Police remain silent on premier investigations

McKeeva Bush lg

After announcing that Cayman Islands Premier McKeeva Bush was involved in three separate police investigations, the Royal Cayman Islands Police Service has declined to release any further information regarding those investigations.  

RCIPS Commissioner David Baines said this week that speculation about those probes was “not helpful or fair”.  

“Every investigation undertaken by law enforcement agencies is different,” Mr. Baines said in a prepared statement. “The speed with which an investigation can be completed is dependent on many factors and is often protracted – particularly financial investigations when the allegations involve witnesses and documentary evidence located within other legal jurisdictions.” 

An announcement by Cayman Islands Governor Duncan Taylor on 20 April – that Premier Bush was the subject of a second investigation – was followed by a news release in which Mr. Baines gave some details of two investigations regarding the premier and made public that a third one was under way.  

Two of the cases involved “financial irregularities” and the third is connected to the importation of dynamite into Grand Cayman earlier this year that police said was done without the necessary permits.  

“Whilst I appreciate that there will inevitably by a high level of interest in these investigation, the continuing speculation is not helpful, nor fair to those under investigation,” Mr. Baines said. “I will ensure that a thorough investigation is completed.”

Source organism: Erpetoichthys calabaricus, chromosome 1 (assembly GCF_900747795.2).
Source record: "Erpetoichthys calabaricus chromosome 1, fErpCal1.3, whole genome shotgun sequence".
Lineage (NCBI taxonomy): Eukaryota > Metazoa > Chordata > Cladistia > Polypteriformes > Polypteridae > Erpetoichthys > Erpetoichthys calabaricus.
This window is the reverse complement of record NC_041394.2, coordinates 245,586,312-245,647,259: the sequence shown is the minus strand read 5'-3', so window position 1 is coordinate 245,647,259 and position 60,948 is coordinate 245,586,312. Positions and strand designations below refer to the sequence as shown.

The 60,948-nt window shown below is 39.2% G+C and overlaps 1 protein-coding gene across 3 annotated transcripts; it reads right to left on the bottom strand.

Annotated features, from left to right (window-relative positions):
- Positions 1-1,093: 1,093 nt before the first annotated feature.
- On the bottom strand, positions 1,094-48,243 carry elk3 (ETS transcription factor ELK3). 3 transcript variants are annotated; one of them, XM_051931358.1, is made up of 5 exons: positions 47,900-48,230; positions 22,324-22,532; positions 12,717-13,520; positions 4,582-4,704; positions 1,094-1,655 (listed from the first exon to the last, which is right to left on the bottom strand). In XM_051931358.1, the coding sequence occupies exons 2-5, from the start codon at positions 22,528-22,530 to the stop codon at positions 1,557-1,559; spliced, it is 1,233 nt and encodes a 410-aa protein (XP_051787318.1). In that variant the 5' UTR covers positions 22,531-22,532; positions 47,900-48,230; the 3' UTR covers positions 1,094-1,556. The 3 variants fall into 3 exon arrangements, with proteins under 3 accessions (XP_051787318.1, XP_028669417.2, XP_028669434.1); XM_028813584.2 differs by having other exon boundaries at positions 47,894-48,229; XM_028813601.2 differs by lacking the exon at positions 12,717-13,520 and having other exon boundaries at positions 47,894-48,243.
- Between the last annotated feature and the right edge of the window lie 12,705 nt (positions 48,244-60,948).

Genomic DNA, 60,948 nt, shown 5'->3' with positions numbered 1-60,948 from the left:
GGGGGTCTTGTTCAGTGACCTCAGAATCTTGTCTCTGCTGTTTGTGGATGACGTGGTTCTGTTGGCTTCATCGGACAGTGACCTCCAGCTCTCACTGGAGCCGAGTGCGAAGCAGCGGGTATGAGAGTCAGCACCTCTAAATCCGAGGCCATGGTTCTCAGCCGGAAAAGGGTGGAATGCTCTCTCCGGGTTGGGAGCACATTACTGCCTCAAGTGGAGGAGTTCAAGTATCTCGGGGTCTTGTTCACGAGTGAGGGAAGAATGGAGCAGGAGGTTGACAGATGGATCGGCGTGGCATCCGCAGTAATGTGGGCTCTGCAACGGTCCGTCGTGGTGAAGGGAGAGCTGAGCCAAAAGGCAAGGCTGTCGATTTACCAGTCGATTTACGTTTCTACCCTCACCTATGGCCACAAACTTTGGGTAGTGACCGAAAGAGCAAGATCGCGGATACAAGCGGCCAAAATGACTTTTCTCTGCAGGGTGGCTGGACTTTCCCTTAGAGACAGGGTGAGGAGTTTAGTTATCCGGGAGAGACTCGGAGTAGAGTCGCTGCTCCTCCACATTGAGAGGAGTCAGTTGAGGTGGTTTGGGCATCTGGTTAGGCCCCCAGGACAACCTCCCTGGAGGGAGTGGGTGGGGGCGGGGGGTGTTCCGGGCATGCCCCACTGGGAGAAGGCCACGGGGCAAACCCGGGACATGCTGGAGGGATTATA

Premier Bush indeed does seem to believe the announcement of the investigations proceeding against him to the public on 21 April was “inappropriate” on the part of Commissioner Baines and 
Governor Taylor.  

“The premier, his government colleagues, and his supporters are of the opinion that the announcement of these investigations and their timing were designed to 
coincide with the visit of the UK Minister [Henry Bellingham] and to cause maximum embarrassment to the premier and the people of the Cayman Islands,” read a statement issued by Mr. Bush’s press secretary last month.  

“The continual rumours of investigations without any formal notice to the premier, the possible involvement of certain civil servants in the [UK] Foreign and Commonwealth Office are reminiscent of – and consistent with – the Operation Tempura fiasco.” Governor Taylor has not responded to requests for comment from the Compass regarding claims made by Premier Bush that certain UK foreign office civil servants were attempting to “smear him” because they didn’t like him.  


Real estate  

In any case, quite a bit is known regarding the investigations into Premier Bush.  

The first, which started in February 2010, was first reported by the Caymanian Compass in June of last year.  

That investigation involves what Mr. Bush has called a “real estate bill” sent to Atlanta, Georgia-based developer Stan Thomas in 2004.  

The “bill” sought payment of hundreds of thousands of dollars for services rendered in a transaction that involved a property Mr. Thomas owned along the Seven Mile Beach corridor of Grand Cayman. The amount sought for services was in excess of $300,000.  

Opposition party members have said that it is not clear what services had been provided by the Windsor Development Company – whose letterhead was attached to the “bill” sent to Mr. Thomas in 2004. The company was owned by Mr. Bush’s wife, Kerry, at the time.